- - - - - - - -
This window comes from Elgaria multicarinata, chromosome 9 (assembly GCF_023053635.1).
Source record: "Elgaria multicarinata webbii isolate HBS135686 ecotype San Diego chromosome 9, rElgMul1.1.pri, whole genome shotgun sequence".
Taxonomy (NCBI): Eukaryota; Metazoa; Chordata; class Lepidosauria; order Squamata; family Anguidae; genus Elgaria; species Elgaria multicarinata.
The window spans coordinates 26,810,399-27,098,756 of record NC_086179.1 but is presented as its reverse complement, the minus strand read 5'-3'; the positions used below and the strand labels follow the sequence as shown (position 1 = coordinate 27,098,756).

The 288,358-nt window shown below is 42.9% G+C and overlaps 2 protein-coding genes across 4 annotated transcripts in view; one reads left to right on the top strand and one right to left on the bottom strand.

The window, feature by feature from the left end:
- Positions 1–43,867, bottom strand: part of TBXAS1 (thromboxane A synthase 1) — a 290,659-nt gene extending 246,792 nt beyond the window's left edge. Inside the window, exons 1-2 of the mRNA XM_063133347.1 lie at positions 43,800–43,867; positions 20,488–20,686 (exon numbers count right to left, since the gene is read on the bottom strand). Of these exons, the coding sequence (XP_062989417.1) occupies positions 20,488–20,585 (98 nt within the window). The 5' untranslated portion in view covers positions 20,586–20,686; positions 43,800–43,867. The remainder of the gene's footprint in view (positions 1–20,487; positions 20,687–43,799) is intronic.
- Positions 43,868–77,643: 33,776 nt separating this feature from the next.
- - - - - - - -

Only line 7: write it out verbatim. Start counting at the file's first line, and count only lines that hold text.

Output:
- Positions 1–43,867, bottom strand: part of TBXAS1 (thromboxane A synthase 1) — a 290,659-nt gene extending 246,792 nt beyond the window's left edge. Inside the window, exons 1-2 of the mRNA XM_063133347.1 lie at positions 43,800–43,867; positions 20,488–20,686 (exon numbers count right to left, since the gene is read on the bottom strand). Of these exons, the coding sequence (XP_062989417.1) occupies positions 20,488–20,585 (98 nt within the window). The 5' untranslated portion in view covers positions 20,586–20,686; positions 43,800–43,867. The remainder of the gene's footprint in view (positions 1–20,487; positions 20,687–43,799) is intronic.